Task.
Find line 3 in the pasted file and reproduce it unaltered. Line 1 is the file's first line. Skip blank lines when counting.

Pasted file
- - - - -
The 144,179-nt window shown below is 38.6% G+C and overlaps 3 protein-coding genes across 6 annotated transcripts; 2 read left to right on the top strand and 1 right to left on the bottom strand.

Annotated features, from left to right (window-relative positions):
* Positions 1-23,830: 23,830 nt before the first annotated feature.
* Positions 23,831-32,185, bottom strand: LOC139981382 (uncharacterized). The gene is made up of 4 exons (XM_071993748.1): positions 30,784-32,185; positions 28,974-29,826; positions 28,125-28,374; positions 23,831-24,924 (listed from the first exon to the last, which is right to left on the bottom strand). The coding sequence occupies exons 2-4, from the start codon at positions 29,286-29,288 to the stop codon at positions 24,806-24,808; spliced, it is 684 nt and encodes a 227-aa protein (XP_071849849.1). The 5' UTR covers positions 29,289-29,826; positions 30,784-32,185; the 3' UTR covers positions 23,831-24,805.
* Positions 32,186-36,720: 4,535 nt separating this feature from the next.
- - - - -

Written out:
* Positions 1-23,830: 23,830 nt before the first annotated feature.